Preeclampsia can affect baby, too. It can restrict the nutrients and oxygen a baby gets causing IUGR (intrauterine growth restriction) and preeclampsia can lead to placental abruption (when the placenta separates from the uterine wall anytime before birth). Prematurity is most often caused by preeclampsia as birth is the only cure for it; therefore if the risks outweigh the benefit of remaining pregnant, it may be decided to deliver a baby prior to 37 weeks.

Birth of the baby is the only cure, but preeclampsia may be treated with bedrest, medications and will be closely monitored once it has been identified.

Signs and symptoms that every pregnant woman needs to know about preeclampsia:

  • High blood pressure (this is why it’s checked routinely) – 140/90 or higher
  • Protein in urine (also checked routinely at midwife or doctor visits to screen)
  • Headaches that persist
  • Changes in vision like double vision, blurriness, flashes or auras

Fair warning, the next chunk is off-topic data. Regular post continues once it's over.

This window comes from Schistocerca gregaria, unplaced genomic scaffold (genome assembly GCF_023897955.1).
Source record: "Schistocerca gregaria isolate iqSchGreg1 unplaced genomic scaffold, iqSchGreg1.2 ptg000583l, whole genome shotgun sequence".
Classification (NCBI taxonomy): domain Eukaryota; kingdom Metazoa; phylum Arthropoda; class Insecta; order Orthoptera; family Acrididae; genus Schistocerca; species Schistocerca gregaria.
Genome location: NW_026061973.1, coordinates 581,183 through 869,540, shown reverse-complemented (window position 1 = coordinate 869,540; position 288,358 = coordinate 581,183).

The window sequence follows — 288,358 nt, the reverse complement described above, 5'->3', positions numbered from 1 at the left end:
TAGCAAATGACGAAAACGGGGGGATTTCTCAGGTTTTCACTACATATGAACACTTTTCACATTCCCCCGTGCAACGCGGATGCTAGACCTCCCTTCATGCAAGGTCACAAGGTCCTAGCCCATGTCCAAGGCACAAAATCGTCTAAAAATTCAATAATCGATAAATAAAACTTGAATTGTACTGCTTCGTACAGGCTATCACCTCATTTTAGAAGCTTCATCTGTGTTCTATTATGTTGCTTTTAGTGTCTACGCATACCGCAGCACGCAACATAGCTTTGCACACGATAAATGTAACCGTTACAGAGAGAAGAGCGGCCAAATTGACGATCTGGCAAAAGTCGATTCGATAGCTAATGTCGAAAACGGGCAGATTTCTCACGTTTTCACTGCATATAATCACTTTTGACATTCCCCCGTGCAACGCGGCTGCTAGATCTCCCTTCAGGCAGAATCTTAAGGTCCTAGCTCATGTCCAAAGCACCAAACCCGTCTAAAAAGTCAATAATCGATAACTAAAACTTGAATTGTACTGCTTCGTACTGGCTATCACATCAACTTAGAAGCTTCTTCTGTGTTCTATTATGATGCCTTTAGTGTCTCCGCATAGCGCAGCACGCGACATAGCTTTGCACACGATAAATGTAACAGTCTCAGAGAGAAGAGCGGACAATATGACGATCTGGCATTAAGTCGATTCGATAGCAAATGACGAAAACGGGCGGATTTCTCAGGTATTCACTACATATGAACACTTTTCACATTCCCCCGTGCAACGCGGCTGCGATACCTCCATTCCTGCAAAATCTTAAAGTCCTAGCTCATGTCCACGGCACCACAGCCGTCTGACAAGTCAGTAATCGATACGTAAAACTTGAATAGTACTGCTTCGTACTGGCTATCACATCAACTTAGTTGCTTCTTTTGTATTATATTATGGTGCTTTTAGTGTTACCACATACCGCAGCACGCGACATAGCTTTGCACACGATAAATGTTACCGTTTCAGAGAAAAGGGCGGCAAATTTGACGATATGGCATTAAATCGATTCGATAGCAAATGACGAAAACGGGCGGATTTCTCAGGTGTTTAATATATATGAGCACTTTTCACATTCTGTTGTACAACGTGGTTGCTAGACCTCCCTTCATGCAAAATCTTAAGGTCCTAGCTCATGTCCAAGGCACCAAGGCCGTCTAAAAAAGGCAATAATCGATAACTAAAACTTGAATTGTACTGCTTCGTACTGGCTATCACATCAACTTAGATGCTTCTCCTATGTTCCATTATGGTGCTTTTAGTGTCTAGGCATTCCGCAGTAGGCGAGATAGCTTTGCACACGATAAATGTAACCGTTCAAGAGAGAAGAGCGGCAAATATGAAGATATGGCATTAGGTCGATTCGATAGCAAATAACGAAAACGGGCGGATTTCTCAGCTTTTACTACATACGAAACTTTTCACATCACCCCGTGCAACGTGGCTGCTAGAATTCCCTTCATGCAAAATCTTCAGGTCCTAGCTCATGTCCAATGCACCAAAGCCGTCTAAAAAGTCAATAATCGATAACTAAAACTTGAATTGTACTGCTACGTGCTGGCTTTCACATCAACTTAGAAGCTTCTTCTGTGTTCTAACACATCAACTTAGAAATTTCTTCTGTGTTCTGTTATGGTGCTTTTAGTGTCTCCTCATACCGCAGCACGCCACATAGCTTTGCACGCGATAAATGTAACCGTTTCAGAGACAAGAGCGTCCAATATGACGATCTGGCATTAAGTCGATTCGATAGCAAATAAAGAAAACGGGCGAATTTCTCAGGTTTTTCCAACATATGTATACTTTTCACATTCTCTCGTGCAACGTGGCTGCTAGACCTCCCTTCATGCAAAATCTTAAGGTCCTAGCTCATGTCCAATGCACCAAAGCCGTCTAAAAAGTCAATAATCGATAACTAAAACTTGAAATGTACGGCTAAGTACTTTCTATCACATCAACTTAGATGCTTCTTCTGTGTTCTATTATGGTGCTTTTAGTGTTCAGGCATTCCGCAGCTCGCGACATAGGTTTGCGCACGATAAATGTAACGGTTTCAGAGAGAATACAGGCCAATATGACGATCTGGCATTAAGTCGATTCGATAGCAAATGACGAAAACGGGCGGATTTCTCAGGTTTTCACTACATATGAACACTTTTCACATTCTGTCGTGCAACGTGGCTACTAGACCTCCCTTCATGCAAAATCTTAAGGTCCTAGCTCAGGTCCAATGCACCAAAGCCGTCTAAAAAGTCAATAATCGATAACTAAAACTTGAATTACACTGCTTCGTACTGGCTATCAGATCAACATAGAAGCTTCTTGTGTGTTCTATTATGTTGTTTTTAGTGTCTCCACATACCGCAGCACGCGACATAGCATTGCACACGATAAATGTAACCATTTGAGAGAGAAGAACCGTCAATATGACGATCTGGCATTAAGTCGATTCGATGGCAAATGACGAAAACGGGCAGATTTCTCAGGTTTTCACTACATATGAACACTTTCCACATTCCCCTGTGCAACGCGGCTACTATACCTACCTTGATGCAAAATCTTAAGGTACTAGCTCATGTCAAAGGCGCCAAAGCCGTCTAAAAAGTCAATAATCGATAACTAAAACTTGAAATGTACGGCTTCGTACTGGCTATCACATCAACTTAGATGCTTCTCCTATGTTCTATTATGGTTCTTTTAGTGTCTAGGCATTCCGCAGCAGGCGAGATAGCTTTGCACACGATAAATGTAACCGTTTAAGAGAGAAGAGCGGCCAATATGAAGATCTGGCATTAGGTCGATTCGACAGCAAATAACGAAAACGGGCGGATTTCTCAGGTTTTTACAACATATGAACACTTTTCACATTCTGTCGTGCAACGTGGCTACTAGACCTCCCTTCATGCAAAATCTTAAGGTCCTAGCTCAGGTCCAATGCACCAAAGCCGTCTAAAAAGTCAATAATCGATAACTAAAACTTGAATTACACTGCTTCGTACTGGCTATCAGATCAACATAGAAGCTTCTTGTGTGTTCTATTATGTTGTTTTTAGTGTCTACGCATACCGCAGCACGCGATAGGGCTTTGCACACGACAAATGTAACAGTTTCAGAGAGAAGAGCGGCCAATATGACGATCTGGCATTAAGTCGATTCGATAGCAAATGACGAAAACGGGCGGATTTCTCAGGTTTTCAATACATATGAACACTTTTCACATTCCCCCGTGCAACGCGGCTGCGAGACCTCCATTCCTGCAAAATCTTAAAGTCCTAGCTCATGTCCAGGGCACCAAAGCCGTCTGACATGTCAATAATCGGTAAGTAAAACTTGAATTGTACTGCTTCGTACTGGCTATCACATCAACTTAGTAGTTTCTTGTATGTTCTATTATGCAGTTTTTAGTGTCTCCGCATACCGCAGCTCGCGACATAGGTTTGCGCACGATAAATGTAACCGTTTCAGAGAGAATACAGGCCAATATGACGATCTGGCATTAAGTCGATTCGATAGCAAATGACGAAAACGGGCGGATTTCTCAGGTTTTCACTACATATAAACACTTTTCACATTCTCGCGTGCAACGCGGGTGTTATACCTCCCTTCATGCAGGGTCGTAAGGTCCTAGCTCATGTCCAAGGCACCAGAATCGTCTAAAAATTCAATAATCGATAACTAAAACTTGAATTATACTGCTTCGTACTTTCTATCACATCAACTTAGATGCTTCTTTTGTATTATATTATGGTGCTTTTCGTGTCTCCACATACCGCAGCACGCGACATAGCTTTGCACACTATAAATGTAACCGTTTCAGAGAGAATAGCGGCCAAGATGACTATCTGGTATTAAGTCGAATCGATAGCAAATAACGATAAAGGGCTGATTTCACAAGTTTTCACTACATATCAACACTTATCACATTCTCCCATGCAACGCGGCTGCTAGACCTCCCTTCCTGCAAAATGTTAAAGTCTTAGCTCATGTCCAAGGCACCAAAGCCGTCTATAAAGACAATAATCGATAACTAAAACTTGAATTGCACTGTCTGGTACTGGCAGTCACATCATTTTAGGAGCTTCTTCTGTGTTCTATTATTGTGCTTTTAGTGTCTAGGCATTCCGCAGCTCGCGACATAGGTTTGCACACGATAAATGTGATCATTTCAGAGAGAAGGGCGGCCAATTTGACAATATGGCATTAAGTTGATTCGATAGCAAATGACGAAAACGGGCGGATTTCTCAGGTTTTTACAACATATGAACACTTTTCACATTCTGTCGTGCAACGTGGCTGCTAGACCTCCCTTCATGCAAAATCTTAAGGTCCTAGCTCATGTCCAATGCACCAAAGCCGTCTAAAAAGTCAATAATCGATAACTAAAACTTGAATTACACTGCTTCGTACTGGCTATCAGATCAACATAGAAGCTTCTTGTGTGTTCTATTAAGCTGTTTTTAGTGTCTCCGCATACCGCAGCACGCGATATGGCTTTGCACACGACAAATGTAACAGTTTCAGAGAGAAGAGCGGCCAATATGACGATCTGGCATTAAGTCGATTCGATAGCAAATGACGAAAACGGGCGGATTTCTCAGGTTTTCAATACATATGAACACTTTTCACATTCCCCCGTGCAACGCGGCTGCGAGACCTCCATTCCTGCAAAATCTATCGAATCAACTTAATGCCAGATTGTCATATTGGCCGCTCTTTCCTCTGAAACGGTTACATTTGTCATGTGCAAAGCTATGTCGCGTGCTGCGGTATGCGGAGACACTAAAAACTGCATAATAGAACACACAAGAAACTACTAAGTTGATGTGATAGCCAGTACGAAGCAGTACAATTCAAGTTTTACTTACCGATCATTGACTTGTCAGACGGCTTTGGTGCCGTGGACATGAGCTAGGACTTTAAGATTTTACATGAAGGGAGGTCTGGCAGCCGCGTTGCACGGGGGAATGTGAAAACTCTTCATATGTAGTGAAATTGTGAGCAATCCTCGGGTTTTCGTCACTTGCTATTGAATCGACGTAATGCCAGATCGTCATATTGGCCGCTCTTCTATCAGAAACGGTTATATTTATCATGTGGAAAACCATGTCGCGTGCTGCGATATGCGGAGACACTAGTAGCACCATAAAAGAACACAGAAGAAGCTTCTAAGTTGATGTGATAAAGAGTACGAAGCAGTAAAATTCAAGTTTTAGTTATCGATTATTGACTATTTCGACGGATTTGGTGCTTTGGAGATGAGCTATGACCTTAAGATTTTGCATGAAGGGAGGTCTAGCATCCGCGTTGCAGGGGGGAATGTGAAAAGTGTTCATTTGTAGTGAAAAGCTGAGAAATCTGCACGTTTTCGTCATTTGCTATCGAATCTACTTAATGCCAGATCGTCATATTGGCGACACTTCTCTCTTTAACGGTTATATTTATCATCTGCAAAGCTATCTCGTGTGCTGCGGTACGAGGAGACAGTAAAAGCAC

• Nausea in late pregnancy
  • Pain in the upper abdomen or chest – feelings like heartburn, gall bladder pain or even the flu
  • Sudden weight gain of 2 or more pounds in a week
  • Difficulty breathing, feeling breathless, panting or gasping for air

If you experience even one of these signs, go to your provider or emergency room immediately.

Visit Top Mommy Blogs To Vote For Me!Learning about preeclampsia, it’s signs, symptoms and risk factors, is important in identifying warnings if you’re pregnant and in sharing the information with pregnant friends and family members.

If you’ve experience preeclampsia, please share any helpful tips with Mother’s Circle readers.


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7 Responses to What Every Pregnant Woman Needs to Know About Preeclampsia

  1. Sarah Hughes says:

    Thank you so much for such a great an informative post! As a postpartum preeclampsia survivor, I know the importance of spreading the awareness and knowledge! Great post!!

    • Leah DeCesare says:

      Thank you, Sarah! I agree that it’s so important for more women and families to understand preeclampsia and the warning signs.

      I’m happy you are sharing as a survivor. I’ve supported quite a few women as a doula who have developed preeclampsia and HELLP. It can come on so suddenly that it’s really critical to know about!

  2. Sarah Oakley says: